Monty Python takes the stage at MSMT

Airspeed + swallows
By MEGAN GRUMBLING  |  August 18, 2010

theater_spamalot_main
THE KUH-NIGGETS Valiant souls all — well, except Robin.

"Adult Situations," a sign in the theater lobby promises, though as my companion eagerly commented pre-curtain, the disclaimer should perhaps also include a warning of "Childish Situations." But you too will be anticipating them if you've come out to see the inimitable humor of Monty Python, alternately scathing and scatological, adapted for the stage in Spamalot. The comedy, which opened on Broadway to sold-out audiences in 2005 and promptly won a Tony, is an entertaining colloid of Monty Python and the Holy Grail, the 1975 cult-classic film, and the general genre of musical theater. That is to say that Spamalot, which was written by Eric Idle, of the original Monty Python, ably satirizes the tropes of both literature's heroic romance and the stage's Broadway spectacle. They match up well, and the Maine State Music Theatre does a superlative and very glitzy job of sending them up.

In case it's been some years since you and your buddies fired up the bong and popped The Holy Grail into the VCR, here's the gist: It's 932 AD in England, plague and general precariousness reign everywhere, and the Lady of the Lake (Daniella Dalli) has granted King Arthur of the Britons (Nat Chandler) a quest by which to find meaning and fulfillment. He rounds up his Knights and his bag-carrier Patsy (a nicely gnome-ish Charles Abbot) and off they go.

In the hands of the Monty Python crew, this meant jabs at everything from monarchy to metaphor, and I'd forgotten how funny some of it is. Remember the scene when Arthur comes upon the anarcho-syndicalist peasants who don't recognize his kingship ("Women lying around in ponds passing out swords is no basis for a system of government.")? That's in here, nicely set up by Chandler's noble dead-pan, as well as the bit about sparrows and coconuts, the Knights Who Say Ni!, and all the rest of it.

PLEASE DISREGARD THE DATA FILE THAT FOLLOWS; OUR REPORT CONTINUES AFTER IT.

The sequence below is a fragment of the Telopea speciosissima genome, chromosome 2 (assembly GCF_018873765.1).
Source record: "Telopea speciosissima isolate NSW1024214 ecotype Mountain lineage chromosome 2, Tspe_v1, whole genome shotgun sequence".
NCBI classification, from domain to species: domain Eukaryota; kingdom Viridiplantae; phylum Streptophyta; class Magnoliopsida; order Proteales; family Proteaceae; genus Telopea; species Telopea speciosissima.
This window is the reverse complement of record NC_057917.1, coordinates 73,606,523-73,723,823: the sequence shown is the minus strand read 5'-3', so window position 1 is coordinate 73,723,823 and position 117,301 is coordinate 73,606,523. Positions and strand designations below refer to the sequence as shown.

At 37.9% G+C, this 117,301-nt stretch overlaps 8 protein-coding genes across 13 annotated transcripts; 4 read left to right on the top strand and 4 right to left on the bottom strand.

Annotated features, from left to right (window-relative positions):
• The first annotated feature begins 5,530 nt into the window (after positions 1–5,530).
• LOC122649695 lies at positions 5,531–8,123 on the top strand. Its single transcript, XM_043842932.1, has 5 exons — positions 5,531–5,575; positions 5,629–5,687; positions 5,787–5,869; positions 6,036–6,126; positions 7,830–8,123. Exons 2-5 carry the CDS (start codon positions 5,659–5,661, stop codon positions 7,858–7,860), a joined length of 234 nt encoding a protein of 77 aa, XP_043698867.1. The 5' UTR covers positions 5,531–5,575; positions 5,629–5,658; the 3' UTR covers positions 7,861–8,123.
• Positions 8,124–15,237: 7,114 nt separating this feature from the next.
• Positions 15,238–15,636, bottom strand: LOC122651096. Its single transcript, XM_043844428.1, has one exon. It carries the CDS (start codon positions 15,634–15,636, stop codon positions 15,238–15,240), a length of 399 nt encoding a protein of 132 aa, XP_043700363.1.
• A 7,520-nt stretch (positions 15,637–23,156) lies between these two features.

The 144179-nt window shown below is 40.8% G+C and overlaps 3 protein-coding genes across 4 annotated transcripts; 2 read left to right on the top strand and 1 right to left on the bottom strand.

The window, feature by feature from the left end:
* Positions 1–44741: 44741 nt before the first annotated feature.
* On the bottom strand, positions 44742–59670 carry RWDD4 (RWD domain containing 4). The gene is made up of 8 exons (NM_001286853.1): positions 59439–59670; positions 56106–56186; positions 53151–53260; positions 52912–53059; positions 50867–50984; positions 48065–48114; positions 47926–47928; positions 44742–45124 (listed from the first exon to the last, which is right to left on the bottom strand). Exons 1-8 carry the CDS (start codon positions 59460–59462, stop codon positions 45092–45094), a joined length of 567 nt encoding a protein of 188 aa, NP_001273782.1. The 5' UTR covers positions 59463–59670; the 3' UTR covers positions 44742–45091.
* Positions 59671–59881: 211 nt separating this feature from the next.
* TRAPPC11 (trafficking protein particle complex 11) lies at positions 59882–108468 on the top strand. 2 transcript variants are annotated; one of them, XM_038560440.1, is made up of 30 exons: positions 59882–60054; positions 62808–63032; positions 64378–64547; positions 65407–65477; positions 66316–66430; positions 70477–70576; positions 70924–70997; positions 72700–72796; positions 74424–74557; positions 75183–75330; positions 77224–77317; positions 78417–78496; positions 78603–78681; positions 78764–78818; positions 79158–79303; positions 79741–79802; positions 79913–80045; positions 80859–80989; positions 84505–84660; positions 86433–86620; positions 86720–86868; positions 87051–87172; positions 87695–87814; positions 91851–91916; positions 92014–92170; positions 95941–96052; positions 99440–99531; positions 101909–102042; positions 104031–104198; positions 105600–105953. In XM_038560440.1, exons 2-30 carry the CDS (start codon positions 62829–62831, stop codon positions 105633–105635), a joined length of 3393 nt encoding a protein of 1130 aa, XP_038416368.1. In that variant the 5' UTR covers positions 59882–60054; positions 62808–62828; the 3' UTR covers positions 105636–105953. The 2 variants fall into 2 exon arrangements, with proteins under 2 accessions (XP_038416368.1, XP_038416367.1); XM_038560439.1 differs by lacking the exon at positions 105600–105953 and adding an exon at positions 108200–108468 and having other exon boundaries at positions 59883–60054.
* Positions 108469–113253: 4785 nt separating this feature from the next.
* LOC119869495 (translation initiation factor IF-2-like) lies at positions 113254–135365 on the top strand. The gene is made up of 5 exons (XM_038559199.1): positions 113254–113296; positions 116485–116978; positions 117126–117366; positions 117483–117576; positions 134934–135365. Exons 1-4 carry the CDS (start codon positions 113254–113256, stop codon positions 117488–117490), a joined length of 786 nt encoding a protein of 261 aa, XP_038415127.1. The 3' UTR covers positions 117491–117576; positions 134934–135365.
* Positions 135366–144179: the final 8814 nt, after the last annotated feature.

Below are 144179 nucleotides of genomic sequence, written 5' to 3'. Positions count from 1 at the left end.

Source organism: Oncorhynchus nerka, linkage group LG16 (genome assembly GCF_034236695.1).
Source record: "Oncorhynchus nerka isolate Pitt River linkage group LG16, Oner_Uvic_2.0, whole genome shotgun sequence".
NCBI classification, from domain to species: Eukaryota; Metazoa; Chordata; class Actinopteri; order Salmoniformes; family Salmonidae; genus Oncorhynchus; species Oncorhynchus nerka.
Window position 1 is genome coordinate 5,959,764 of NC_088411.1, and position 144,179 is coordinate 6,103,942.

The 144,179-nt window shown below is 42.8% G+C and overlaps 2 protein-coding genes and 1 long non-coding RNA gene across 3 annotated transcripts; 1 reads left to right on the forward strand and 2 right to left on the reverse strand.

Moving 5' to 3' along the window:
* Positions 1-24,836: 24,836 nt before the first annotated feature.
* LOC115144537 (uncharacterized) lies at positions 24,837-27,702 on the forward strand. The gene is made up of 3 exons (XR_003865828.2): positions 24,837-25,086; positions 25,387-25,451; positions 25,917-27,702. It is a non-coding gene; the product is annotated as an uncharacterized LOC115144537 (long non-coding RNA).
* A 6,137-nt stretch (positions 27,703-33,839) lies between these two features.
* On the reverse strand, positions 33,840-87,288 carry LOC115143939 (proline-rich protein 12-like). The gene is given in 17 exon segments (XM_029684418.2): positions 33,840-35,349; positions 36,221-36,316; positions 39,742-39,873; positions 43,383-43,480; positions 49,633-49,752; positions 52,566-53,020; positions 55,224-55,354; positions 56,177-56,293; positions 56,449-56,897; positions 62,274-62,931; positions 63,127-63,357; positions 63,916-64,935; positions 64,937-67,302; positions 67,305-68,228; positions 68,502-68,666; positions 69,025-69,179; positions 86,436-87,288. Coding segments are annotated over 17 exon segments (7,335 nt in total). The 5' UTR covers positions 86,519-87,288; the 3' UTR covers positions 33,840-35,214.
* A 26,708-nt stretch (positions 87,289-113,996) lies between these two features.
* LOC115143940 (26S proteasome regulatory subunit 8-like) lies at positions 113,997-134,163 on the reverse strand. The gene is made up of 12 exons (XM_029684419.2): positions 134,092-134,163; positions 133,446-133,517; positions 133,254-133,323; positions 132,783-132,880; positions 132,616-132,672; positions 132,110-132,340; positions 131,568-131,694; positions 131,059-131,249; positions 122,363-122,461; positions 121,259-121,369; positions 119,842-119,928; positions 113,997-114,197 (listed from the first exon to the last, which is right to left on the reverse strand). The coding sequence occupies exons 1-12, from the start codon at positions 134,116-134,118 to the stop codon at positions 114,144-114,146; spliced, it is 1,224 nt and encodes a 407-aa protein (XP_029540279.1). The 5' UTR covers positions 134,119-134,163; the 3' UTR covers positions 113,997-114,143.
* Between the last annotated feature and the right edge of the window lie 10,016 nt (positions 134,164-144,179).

The union of these classic gags with musical-theater spoof is a natural, and MSMT's cast is spot-on with their beaming, hammy exhilaration. Take Not Dead Fred (Chuck Ragsdale), the guy who's "not dead yet" in the Bring Out Your Dead scene: He's got a fabulously loose-limbed song-and-dance number, accompanied by a chorus of rag-swathed plague victims. Or the effete Prince-in-distress Herbert (also Ragsdale), whose urge to sing naturally gets full outlet here. To these natural cross-overs Idle adds the device that to find the Grail, Arthur et al must put on a Broadway show. This allows for a bevy of tongue-in-cheek allusions (to Les Mis, Fiddler, The Producers, etc.); gratuitous showgirls and -guys for every occasion (MSMT's ensemble boasts absolutely virtuoso dancers); send-ups of a range of music from rock anthems to romantic ballads; and the introduction of certain must-have show-biz contingents that might otherwise never have found purchase in King Arthur's court, including gays and Jews.

Spoof after spoof, this show benefits from MSMT's usual lavish production values. Costumes, particularly, are gorgeous; the Lady of the Lake's emerald frondy spangles are like crack for the eyes, and as the show's Diva, she appears in a staggering succession of pointedly pointless but so very glittery gowns. The pit orchestra is superb and witty; and great fun is had with stage effects, including the prosthetics and puppetry of the Black Knight, whose appendages Arthur entertainingly hacks off. And though the low-fi animation of the movie isn't recreated here, the lighting design includes some nice bubbly polka dots and squiggles that are nod enough to the '70s.

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  Topics: Theater , Monty Python, Theater, Eric Idle,  More more >
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